With traffic to Ukraine’s western border now measured in days not hours, evacuation remains impractical for most. Chabad’s kitchen is feeding the growing number of local Jews (and non-Jews) finding safe haven in the Choral Synagogue, and they’re also preparing thousands of care packages, including fresh bread, kasha and other staples, which are already being distributed.
Shabbat Under Siege
Once every month Jews around the world gather in their local synagogues on Shabbat to bless the upcoming lunar month, called Shabbat Mevarchim (“the Shabbat when we bless.”) Prior to morning prayer services, the Chassidic custom has long been to gather as a quorum and together recite the Book of Psalms, beginning to end. The new month is then blessed during services, and then a Chassidic farbrengen gathering is held.
“The farbrengen [held in honor of Shabbat Mevarchim] should be scheduled to suit the conditions of the place in which they live,” the Rebbe wrote in his Hayom Yom. “And may they enjoy success there, both materially and spiritually.”
This past weekend was Shabbat Mevarchim, and for the Jews of Kharkov, “the conditions of the place in which they live” meant a 6 p.m. curfew as of Saturday (it was still 10 p.m. on Friday night), the ever-louder sounds of artillery fire and explosions, and the recognition that with every passing minute combat was approaching their once-calm city. Indeed, war has since engulfed Kharkov.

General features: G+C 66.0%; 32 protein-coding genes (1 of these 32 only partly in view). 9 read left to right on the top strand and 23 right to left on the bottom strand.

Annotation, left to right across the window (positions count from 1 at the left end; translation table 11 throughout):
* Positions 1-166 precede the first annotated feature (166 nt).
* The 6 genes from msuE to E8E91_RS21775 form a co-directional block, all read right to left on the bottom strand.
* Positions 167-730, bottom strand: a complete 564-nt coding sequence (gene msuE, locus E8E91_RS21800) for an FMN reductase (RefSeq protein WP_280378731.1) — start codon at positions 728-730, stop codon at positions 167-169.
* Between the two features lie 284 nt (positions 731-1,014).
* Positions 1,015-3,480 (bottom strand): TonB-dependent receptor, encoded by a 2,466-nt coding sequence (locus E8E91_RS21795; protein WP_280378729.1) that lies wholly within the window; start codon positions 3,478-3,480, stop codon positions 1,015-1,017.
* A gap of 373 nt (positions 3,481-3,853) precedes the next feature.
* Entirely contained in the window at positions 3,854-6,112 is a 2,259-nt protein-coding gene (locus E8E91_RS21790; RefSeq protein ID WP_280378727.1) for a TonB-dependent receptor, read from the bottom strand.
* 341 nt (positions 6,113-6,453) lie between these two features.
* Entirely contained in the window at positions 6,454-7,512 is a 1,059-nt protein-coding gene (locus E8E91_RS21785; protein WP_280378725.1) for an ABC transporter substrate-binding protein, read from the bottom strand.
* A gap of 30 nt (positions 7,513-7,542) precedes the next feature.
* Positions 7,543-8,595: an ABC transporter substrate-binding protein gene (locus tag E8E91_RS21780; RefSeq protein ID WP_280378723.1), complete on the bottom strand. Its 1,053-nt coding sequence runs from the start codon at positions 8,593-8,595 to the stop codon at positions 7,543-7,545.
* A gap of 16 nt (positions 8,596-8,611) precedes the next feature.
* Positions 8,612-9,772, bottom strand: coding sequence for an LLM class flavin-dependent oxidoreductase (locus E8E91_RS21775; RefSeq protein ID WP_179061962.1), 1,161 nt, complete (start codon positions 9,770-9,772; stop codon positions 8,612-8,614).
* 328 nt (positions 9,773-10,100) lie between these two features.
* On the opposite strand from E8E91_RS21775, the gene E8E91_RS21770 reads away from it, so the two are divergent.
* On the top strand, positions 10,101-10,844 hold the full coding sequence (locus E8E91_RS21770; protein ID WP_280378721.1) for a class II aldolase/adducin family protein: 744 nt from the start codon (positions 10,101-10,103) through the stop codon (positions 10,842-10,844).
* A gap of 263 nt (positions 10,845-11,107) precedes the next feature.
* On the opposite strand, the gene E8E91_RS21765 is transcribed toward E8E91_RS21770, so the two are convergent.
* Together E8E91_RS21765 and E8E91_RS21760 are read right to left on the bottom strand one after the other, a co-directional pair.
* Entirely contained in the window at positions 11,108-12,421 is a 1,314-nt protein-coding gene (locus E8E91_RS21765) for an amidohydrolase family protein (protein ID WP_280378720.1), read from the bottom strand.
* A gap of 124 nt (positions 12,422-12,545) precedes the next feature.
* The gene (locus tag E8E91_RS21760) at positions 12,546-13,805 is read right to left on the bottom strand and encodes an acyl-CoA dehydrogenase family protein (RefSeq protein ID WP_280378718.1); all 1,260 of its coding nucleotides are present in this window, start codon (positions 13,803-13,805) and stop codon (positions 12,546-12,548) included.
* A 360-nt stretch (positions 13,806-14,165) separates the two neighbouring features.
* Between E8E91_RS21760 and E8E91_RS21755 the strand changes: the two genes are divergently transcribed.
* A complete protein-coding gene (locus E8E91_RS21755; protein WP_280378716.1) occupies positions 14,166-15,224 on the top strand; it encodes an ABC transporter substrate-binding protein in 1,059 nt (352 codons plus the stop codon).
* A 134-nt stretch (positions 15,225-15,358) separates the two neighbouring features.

“Friday night there was a lot of rumbling and explosions, but when we started Kabbalas Shabbos [the evening prayer welcoming Shabbat], things suddenly quieted down,” says Rabbi Levi Raices, a Chabad emissary in Kharkov since 1994. At one point, some kind of military aircraft flew at a very low altitude over Raices’ home as he sat with his family and guests at the Shabbat meal. “When you hear a plane like that in this situation you get very nervous,” he says. Raices lives in a solid, old pre-Revolutionary building, and he notes that he and his family use their building hallway as a shelter when the bombings get louder. Others in the city are using their basements and the subways, and by now at least 100 men, women and children are holed up in the Choral Synagogue.
“I went to shul the next morning, and we had a very nice-sized group of people for tehillim and [prayers],” says Raices. The shelling got loud during prayers, with the lights of the massive synagogue flickering on and off and the reverberations coursing through the worshippers’’ legs. “During kedushah [recited during the repetition of the Amidah] it got really loud, like the ministering angels themselves were joining in.”
When prayers concluded, the community assembled in the basement dining room for Shabbat Mevarchim farbrengen that continued on for the duration of the day. “It was a very joyous farbrengen,” says Raices. “It wasn’t even what was said; it was just everyone being together, singing all day, saying l’chaim. It was a very special feeling in the room.”